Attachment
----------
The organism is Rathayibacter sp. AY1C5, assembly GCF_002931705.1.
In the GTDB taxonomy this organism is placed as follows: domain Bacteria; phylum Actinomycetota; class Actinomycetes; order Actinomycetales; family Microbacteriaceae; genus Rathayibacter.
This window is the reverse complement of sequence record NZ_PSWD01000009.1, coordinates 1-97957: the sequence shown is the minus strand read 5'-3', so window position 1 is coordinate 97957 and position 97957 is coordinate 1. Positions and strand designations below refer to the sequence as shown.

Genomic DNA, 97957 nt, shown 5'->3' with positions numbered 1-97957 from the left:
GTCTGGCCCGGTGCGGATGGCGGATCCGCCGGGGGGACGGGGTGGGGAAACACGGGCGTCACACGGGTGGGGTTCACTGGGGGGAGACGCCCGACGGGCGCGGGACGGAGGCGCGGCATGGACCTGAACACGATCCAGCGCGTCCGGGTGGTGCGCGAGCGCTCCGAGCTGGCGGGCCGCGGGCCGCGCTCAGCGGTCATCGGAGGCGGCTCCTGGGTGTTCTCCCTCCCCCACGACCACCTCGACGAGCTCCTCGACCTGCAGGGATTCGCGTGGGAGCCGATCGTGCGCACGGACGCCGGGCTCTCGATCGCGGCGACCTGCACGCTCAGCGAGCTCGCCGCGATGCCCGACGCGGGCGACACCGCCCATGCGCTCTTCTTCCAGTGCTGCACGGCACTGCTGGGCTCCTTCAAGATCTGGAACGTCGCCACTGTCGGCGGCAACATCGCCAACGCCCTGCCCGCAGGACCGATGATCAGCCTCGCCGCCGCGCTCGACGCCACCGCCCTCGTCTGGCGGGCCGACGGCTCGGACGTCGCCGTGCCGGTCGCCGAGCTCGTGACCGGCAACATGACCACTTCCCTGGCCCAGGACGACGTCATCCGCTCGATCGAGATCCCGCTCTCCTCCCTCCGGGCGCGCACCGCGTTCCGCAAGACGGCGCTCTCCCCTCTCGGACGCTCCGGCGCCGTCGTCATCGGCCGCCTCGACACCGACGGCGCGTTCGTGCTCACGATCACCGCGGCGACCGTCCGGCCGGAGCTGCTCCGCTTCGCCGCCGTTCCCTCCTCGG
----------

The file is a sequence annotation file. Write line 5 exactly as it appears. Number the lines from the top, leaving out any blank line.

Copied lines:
GTCTGGCCCGGTGCGGATGGCGGATCCGCCGGGGGGACGGGGTGGGGAAACACGGGCGTCACACGGGTGGGGTTCACTGGGGGGAGACGCCCGACGGGCGCGGGACGGAGGCGCGGCATGGACCTGAACACGATCCAGCGCGTCCGGGTGGTGCGCGAGCGCTCCGAGCTGGCGGGCCGCGGGCCGCGCTCAGCGGTCATCGGAGGCGGCTCCTGGGTGTTCTCCCTCCCCCACGACCACCTCGACGAGCTCCTCGACCTGCAGGGATTCGCGTGGGAGCCGATCGTGCGCACGGACGCCGGGCTCTCGATCGCGGCGACCTGCACGCTCAGCGAGCTCGCCGCGATGCCCGACGCGGGCGACACCGCCCATGCGCTCTTCTTCCAGTGCTGCACGGCACTGCTGGGCTCCTTCAAGATCTGGAACGTCGCCACTGTCGGCGGCAACATCGCCAACGCCCTGCCCGCAGGACCGATGATCAGCCTCGCCGCCGCGCTCGACGCCACCGCCCTCGTCTGGCGGGCCGACGGCTCGGACGTCGCCGTGCCGGTCGCCGAGCTCGTGACCGGCAACATGACCACTTCCCTGGCCCAGGACGACGTCATCCGCTCGATCGAGATCCCGCTCTCCTCCCTCCGGGCGCGCACCGCGTTCCGCAAGACGGCGCTCTCCCCTCTCGGACGCTCCGGCGCCGTCGTCATCGGCCGCCTCGACACCGACGGCGCGTTCGTGCTCACGATCACCGCGGCGACCGTCCGGCCGGAGCTGCTCCGCTTCGCCGCCGTTCCCTCCTCGG